Of course, the were supposed to be caught by top level, and that's how it was all supposed to work. The bug you are somewhat belatedly reporting is almost certainly some esoteric case (during startup, perhaps?) wherein the catch for petites gazongues (pgazonga) was not set up, and a throw to that tag failed to find a catch, and hence the error that you probably saw.

Have I made myself perfectly clear?

Reader Robert Sproat contributed the following additional etymological data (found ‘utterly fantastic’ by Bernard Greenberg) in the October 1996 issue:

Bernard Greenberg's letter explaining the pgazonga message in Multics Emacs was fascinating and amusing, but Bernard might care to know, as a self-confessed language buff, that ‘gazonga’ did not originate as a comic-strip phoney Italian word from the 30's or 40's. It's cod German and dates from the First World War.

In the same way that homecoming Tommy Atkins Franglaised countless French idioms (eg, ‘ça ne fait rien’ into ‘San fairy Ann’), he changed Jerry's exclamation of Gezundtheit! when someone sneezed (roughly our ‘Bless you!’) to ‘Gazonga!’ or, more commonly, ‘Gazonka!’, ‘Gazonks!’ or even ‘Bazonka!’ This has long since died out of colloquial English but used to be very widespread and survived for many decades.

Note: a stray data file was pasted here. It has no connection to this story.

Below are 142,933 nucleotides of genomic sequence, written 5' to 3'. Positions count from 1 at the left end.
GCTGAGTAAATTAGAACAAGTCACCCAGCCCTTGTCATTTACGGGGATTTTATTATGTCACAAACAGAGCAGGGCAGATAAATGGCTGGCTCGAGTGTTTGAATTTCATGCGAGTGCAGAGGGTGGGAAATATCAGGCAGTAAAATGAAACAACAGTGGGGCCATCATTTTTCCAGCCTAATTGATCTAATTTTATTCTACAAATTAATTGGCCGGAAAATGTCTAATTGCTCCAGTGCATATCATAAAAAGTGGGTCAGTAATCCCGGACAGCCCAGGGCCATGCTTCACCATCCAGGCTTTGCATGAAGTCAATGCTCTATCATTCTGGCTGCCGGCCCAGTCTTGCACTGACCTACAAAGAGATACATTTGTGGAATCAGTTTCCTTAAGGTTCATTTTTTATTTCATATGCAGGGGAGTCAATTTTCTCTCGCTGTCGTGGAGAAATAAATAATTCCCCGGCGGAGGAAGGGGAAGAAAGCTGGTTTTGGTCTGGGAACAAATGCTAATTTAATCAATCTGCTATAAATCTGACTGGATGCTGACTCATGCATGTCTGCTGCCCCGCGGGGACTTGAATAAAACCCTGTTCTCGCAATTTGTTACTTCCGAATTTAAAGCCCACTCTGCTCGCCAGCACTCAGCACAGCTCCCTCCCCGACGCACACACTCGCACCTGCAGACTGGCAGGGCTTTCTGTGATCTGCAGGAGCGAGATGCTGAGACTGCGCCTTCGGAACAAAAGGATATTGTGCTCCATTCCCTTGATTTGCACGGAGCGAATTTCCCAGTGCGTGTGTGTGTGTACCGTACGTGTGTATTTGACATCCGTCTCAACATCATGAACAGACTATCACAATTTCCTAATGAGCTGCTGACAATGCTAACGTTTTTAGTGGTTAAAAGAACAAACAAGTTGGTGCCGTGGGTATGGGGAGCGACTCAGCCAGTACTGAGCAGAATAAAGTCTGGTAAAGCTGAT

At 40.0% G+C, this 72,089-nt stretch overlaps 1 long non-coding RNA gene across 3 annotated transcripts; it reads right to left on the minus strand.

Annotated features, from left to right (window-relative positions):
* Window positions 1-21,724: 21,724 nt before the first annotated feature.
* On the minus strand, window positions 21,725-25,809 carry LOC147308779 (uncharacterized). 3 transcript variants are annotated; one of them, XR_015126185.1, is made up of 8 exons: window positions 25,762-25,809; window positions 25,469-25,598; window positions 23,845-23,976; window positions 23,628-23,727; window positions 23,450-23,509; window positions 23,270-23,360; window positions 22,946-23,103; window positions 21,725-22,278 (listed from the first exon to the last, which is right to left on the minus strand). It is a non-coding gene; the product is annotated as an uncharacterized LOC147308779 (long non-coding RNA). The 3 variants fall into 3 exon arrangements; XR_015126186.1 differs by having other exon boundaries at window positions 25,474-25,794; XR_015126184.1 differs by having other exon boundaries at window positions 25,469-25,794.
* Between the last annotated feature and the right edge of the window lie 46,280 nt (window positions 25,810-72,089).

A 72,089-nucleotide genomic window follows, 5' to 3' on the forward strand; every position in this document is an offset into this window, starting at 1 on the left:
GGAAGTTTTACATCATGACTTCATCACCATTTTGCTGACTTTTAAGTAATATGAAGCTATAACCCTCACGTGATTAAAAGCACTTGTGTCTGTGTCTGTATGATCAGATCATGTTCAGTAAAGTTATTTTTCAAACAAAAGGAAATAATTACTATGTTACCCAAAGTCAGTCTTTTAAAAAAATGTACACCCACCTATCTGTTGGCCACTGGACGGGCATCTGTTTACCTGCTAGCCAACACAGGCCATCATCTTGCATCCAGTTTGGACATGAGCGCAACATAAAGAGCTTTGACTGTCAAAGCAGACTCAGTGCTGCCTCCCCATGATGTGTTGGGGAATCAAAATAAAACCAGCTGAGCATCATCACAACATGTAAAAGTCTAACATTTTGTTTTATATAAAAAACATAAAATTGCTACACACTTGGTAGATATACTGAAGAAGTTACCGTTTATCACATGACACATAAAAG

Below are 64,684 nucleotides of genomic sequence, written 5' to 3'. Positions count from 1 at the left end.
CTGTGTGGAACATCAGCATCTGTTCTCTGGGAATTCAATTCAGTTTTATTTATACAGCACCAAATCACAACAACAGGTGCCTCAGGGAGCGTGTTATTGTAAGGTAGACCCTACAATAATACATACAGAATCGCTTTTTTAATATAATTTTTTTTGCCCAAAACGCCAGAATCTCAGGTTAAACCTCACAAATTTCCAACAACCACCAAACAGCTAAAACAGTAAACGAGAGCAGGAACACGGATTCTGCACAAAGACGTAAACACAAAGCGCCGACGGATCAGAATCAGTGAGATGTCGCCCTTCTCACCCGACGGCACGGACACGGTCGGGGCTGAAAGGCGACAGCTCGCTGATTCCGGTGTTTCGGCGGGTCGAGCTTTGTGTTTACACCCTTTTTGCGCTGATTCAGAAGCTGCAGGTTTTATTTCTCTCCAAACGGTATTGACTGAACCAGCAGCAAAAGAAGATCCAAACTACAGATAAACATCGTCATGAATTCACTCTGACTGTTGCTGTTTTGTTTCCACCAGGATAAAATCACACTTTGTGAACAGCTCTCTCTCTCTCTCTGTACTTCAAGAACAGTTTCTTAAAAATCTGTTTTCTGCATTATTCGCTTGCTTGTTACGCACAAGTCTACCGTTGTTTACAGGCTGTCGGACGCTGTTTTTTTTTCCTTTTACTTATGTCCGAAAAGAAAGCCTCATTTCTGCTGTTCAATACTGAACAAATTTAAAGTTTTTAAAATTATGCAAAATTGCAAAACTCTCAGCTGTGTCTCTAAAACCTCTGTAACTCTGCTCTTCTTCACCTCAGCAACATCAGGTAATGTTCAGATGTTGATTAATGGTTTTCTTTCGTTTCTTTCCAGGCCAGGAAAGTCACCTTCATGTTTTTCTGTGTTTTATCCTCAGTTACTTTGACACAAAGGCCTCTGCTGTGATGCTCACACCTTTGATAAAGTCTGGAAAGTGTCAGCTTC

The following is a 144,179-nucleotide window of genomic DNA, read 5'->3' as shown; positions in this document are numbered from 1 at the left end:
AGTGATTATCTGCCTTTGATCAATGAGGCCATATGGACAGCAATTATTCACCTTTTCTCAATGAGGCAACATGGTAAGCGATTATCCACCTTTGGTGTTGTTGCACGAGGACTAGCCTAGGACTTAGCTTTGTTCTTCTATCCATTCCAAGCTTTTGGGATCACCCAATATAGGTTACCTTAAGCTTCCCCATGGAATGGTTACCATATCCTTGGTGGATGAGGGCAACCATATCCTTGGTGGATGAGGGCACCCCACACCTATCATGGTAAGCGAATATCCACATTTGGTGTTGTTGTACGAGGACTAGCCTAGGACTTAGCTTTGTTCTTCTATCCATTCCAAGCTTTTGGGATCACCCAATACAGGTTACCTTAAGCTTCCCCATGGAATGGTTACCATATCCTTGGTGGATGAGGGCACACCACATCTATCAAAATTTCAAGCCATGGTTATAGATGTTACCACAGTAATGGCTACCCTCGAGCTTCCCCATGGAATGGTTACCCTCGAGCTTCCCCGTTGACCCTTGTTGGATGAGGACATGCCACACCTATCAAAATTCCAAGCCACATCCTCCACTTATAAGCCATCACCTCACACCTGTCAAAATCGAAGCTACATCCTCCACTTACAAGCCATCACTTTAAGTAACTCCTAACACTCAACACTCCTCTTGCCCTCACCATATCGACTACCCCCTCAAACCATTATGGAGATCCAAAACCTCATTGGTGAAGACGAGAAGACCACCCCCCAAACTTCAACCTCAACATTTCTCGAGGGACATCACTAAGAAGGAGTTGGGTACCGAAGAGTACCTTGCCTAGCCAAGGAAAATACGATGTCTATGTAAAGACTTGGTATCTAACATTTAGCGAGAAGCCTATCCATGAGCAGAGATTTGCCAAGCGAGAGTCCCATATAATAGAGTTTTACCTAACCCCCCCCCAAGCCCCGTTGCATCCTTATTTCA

As late as 1960 or so in darkest South Pembrokshire, my mate's seventy-something Grandad would still merrily cry ‘Gazonks!’ if you sneezed near him, And at around the same time, Spike Milligan published a poem starting:

Say Bazonka! every day!
That's what Grandma used to say

Hardly IT-related, but interesting, ja?

Forward to November 2007, when the source of Multics is released, including that of Multics Emacs and one can start to hunt gazonga, pgazonga, gazongues and petites gazongues in the source tree:

Small historical note: since these events, ‘gazonga’ has evolved in some idiolects to mean ‘Incredibly large, voluptuous breasts’. As evidenced by the fact that this code (and 1996 reportage) were unremarkable at the time, it was not common parlance as that then.

(Another software archeology spelunking I've been involved with for close to twenty years is open sourcing Microsoft's original Basic 4K.)

First published on 2007-11-14; small historical note added on 2007-11-23; typo corrected on 2015-08-29 (h/t to Kitt).